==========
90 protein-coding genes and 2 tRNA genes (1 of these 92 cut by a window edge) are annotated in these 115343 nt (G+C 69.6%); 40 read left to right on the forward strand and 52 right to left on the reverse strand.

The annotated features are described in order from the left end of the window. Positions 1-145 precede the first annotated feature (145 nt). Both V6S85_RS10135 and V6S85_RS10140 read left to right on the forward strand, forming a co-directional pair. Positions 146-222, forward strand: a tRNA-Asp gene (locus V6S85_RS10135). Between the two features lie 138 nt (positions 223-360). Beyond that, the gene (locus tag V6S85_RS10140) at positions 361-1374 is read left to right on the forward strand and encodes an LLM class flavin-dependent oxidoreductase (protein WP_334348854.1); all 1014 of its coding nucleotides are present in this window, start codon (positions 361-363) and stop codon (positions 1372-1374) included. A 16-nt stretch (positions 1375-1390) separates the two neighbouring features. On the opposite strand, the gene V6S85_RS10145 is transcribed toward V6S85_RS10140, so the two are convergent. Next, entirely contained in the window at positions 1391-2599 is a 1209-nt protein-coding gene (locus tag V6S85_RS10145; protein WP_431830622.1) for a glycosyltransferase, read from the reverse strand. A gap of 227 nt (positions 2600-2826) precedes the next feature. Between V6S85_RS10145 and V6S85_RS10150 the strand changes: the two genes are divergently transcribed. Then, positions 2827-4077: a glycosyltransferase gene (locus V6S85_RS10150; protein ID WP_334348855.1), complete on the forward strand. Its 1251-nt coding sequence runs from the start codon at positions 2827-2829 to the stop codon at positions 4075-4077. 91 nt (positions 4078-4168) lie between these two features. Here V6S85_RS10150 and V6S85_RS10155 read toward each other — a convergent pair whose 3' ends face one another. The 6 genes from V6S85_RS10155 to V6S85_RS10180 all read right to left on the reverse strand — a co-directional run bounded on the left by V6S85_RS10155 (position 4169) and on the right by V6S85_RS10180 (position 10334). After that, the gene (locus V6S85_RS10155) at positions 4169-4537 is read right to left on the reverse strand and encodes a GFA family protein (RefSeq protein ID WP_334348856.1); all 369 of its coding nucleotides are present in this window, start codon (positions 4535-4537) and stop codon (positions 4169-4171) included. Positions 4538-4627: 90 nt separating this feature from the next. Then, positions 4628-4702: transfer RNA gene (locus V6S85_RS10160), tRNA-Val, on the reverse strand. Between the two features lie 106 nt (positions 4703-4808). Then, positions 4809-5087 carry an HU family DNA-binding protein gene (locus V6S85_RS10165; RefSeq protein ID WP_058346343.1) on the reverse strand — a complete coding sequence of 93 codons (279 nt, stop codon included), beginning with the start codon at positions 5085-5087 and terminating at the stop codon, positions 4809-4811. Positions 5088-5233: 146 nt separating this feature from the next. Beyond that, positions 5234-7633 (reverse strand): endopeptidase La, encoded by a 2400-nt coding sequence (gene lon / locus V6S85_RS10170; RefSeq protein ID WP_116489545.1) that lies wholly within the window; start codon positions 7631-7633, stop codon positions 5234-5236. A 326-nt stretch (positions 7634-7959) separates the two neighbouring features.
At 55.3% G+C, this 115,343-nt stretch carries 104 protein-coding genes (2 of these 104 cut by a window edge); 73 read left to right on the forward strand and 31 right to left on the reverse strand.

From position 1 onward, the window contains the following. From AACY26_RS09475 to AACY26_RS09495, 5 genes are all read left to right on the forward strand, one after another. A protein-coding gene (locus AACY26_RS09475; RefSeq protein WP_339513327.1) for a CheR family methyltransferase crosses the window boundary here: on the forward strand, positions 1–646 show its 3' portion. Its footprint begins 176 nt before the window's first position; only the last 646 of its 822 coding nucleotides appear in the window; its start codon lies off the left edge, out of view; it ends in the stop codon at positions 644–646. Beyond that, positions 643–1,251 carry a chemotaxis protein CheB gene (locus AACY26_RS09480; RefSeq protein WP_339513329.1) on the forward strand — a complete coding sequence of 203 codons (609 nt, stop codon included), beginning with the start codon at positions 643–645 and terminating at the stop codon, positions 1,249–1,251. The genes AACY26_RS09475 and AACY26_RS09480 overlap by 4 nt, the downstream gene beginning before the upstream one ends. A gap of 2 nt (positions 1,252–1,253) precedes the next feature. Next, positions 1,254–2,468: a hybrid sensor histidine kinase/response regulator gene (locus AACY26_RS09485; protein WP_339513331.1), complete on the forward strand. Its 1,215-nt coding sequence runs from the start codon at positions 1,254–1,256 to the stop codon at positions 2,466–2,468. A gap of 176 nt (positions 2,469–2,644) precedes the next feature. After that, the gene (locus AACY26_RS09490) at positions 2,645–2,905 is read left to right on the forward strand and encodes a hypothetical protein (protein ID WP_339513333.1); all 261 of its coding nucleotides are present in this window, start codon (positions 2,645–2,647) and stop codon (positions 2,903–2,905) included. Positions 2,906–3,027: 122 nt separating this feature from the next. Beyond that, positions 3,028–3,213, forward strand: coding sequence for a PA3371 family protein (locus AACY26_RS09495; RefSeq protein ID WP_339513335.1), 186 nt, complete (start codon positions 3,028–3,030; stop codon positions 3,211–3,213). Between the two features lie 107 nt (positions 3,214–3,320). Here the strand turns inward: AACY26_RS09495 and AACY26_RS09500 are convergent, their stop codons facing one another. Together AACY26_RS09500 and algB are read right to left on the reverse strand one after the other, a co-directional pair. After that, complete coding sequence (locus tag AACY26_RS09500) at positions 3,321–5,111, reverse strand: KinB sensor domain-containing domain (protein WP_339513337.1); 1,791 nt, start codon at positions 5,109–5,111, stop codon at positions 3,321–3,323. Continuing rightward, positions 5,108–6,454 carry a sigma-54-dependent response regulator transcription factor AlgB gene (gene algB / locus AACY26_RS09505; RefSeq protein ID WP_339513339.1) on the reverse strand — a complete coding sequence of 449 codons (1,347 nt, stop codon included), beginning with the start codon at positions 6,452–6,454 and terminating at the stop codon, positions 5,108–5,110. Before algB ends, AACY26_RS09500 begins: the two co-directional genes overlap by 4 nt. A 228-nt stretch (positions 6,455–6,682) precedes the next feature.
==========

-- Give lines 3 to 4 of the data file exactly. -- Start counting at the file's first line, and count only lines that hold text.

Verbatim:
At 55.3% G+C, this 115,343-nt stretch carries 104 protein-coding genes (2 of these 104 cut by a window edge); 73 read left to right on the forward strand and 31 right to left on the reverse strand.

From position 1 onward, the window contains the following. From AACY26_RS09475 to AACY26_RS09495, 5 genes are all read left to right on the forward strand, one after another. A protein-coding gene (locus AACY26_RS09475; RefSeq protein WP_339513327.1) for a CheR family methyltransferase crosses the window boundary here: on the forward strand, positions 1–646 show its 3' portion. Its footprint begins 176 nt before the window's first position; only the last 646 of its 822 coding nucleotides appear in the window; its start codon lies off the left edge, out of view; it ends in the stop codon at positions 644–646. Beyond that, positions 643–1,251 carry a chemotaxis protein CheB gene (locus AACY26_RS09480; RefSeq protein WP_339513329.1) on the forward strand — a complete coding sequence of 203 codons (609 nt, stop codon included), beginning with the start codon at positions 643–645 and terminating at the stop codon, positions 1,249–1,251. The genes AACY26_RS09475 and AACY26_RS09480 overlap by 4 nt, the downstream gene beginning before the upstream one ends. A gap of 2 nt (positions 1,252–1,253) precedes the next feature. Next, positions 1,254–2,468: a hybrid sensor histidine kinase/response regulator gene (locus AACY26_RS09485; protein WP_339513331.1), complete on the forward strand. Its 1,215-nt coding sequence runs from the start codon at positions 1,254–1,256 to the stop codon at positions 2,466–2,468. A gap of 176 nt (positions 2,469–2,644) precedes the next feature. After that, the gene (locus AACY26_RS09490) at positions 2,645–2,905 is read left to right on the forward strand and encodes a hypothetical protein (protein ID WP_339513333.1); all 261 of its coding nucleotides are present in this window, start codon (positions 2,645–2,647) and stop codon (positions 2,903–2,905) included. Positions 2,906–3,027: 122 nt separating this feature from the next. Beyond that, positions 3,028–3,213, forward strand: coding sequence for a PA3371 family protein (locus AACY26_RS09495; RefSeq protein ID WP_339513335.1), 186 nt, complete (start codon positions 3,028–3,030; stop codon positions 3,211–3,213). Between the two features lie 107 nt (positions 3,214–3,320). Here the strand turns inward: AACY26_RS09495 and AACY26_RS09500 are convergent, their stop codons facing one another. Together AACY26_RS09500 and algB are read right to left on the reverse strand one after the other, a co-directional pair. After that, complete coding sequence (locus tag AACY26_RS09500) at positions 3,321–5,111, reverse strand: KinB sensor domain-containing domain (protein WP_339513337.1); 1,791 nt, start codon at positions 5,109–5,111, stop codon at positions 3,321–3,323. Continuing rightward, positions 5,108–6,454 carry a sigma-54-dependent response regulator transcription factor AlgB gene (gene algB / locus AACY26_RS09505; RefSeq protein ID WP_339513339.1) on the reverse strand — a complete coding sequence of 449 codons (1,347 nt, stop codon included), beginning with the start codon at positions 6,452–6,454 and terminating at the stop codon, positions 5,108–5,110. Before algB ends, AACY26_RS09500 begins: the two co-directional genes overlap by 4 nt. A 228-nt stretch (positions 6,455–6,682) precedes the next feature.